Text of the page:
Almost sixty percent of students receiving counselling at university or college found that the service helped them stay on their course, according to new research.
Students who had completed counselling were asked to what extent it had helped them stay at college/university - 58.3 percent said it was either ‘an important factor' or ‘the most significant factor' in helping them stay on their course.
At a time when students are being asked to invest more in their education, the survey - carried out by the British Association for Counselling and Psychotherapy (BACP) - provides new evidence that universities have a responsibility to provide effective support, to ensure the time and money that students invest in their education does not go to waste.
Andrew Reeves, from the University of Liverpool Counselling Service, said:
"University counselling services provide a safe space for students to discuss their troubles when they are feeling vulnerable and uncomfortable about speaking to friends or family. Not only does counselling play a huge role in students' wellbeing but these figures show it can make all the difference when a student is considering dropping out of their course completely."
Respondents reported similar positive experiences of counselling in relation to their academic achievement, employability and overall experience of further or higher education:
- 51.9 percent of respondents said counselling was at least an important factor in in helping them do better in their academic work.
- 57.1 percent of respondents said counselling helped them develop skills they felt might be useful in obtaining future employment, such as self-understanding, understanding of others, managing difficult feelings better, increased confidence and assertiveness.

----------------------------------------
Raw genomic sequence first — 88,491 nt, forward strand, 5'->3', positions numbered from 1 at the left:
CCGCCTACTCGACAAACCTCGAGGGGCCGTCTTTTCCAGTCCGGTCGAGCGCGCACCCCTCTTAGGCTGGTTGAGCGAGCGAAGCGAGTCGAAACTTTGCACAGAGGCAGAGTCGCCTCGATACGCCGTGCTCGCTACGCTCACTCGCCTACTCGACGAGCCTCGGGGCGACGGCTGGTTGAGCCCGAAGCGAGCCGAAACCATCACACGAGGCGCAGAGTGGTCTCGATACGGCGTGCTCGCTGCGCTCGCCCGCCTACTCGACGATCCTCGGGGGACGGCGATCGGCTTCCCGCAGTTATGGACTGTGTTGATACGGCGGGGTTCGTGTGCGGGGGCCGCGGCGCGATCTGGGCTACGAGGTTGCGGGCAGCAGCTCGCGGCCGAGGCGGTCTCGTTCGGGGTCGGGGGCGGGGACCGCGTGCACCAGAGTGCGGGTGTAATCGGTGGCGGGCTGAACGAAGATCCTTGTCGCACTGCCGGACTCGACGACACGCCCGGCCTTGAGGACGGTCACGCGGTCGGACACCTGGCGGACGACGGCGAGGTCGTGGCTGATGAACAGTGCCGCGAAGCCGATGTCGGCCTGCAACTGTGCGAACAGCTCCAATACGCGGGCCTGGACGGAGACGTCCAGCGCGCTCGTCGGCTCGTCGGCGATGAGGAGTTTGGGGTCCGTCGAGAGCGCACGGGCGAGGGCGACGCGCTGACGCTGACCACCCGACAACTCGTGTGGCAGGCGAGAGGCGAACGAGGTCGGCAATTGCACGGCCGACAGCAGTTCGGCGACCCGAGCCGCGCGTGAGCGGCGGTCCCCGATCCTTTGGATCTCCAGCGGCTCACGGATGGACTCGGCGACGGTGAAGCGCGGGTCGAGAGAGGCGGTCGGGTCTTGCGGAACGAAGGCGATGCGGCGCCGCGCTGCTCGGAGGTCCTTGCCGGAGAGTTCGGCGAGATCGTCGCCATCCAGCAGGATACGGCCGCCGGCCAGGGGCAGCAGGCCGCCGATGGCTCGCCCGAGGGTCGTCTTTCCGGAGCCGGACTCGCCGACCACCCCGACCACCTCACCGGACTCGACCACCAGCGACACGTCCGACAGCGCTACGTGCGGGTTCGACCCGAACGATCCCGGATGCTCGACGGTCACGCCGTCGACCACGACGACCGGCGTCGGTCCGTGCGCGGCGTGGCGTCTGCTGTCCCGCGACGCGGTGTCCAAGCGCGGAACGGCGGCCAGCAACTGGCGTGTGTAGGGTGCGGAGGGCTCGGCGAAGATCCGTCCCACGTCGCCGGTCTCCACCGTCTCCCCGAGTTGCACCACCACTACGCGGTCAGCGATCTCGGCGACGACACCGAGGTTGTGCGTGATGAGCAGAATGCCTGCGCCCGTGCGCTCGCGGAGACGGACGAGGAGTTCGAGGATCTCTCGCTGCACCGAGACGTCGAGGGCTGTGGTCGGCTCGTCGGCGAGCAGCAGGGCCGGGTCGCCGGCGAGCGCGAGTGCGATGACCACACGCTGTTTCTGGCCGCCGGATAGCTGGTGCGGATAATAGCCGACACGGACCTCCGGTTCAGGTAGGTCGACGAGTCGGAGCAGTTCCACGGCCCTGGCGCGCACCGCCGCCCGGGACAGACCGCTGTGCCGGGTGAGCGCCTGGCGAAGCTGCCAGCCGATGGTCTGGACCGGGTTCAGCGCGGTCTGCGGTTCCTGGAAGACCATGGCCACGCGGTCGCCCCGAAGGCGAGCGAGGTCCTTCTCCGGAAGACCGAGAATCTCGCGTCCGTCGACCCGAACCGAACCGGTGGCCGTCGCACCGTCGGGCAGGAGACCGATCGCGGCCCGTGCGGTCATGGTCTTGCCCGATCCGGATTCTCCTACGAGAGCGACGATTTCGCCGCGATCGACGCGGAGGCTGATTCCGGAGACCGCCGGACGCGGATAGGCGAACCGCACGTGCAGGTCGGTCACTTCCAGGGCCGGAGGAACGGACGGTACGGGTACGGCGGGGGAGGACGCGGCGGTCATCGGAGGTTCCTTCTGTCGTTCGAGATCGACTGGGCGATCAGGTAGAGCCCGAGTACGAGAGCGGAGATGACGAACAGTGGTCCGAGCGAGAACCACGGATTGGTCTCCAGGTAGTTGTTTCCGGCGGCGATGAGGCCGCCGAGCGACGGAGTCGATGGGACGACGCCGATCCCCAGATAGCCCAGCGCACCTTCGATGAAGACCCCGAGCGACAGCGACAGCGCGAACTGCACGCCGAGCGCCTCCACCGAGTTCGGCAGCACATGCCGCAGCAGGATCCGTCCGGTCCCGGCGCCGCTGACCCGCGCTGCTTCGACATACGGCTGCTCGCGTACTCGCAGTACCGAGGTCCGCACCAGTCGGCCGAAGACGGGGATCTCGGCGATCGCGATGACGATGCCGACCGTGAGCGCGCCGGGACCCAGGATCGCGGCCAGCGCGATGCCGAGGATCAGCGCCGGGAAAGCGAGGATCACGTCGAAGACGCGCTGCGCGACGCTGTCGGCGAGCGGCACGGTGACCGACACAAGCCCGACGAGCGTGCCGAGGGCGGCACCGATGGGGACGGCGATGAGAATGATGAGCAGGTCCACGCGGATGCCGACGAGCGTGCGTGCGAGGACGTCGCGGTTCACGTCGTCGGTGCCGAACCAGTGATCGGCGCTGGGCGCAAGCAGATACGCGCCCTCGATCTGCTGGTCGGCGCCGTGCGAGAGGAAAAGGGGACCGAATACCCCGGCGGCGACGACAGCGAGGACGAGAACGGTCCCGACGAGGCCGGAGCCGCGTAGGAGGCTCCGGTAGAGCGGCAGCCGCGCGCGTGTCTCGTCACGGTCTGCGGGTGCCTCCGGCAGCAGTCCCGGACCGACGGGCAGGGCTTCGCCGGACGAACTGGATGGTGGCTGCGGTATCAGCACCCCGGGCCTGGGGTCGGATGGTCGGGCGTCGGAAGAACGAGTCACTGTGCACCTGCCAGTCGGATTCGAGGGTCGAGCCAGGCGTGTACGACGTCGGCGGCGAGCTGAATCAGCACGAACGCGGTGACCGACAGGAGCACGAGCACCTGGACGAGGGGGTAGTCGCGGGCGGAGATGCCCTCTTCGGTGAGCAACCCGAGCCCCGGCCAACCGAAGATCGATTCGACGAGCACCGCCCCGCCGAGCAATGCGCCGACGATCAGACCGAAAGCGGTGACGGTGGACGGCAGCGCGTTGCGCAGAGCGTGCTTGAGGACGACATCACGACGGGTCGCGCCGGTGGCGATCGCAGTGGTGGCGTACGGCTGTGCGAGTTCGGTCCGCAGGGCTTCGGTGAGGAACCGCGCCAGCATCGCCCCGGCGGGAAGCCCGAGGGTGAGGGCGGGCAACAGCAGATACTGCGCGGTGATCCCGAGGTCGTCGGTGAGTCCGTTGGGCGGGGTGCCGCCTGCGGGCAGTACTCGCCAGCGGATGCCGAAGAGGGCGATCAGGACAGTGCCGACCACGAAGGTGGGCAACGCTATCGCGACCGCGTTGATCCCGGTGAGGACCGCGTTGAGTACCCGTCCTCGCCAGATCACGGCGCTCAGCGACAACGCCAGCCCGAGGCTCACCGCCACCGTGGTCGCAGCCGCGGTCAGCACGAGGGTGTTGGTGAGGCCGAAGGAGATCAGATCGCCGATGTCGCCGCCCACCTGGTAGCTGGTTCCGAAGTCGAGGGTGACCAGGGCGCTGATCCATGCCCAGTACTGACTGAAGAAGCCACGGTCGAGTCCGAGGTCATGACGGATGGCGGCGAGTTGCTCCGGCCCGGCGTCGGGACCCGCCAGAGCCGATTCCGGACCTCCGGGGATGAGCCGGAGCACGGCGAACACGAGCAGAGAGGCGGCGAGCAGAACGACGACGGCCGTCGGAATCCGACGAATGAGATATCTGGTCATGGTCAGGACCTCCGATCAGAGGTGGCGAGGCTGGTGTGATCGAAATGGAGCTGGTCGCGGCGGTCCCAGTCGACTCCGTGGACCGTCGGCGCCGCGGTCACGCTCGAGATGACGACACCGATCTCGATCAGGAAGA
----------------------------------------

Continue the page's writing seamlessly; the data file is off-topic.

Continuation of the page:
- 58.4 percent of respondents said it helped improve their overall student experience.
Respondents were also asked to comment on aspects of counselling that were helpful to them.
Patti Wallace, Lead Advisor, University and College Counselling, at BACP, and lead researcher for the study, said:
"University and college counselling services have seen a marked increase in demand over recent years, reflecting the increasing challenges faced by students, including the increased cost of tertiary education and the difficult job market awaiting students at the end of their courses.
"Given the challenges facing the generation currently at university and college, it is particularly good to learn from our analysis of respondents' comments that, in addition to improving academic outcomes, counselling also helped students feel more confident, optimistic and hopeful about the future."
"The impact of counselling on academic outcomes in further and higher education: the student perspective" will be presented to the 18th Annual BACP Research Conference in Edinburgh on 11th May.
Data from 1,263 students from 42 universities and 11 FE colleges was submitted for analysis in January 2012. All individual respondents were students who completed counselling within the period 1 September to 31 December 2011.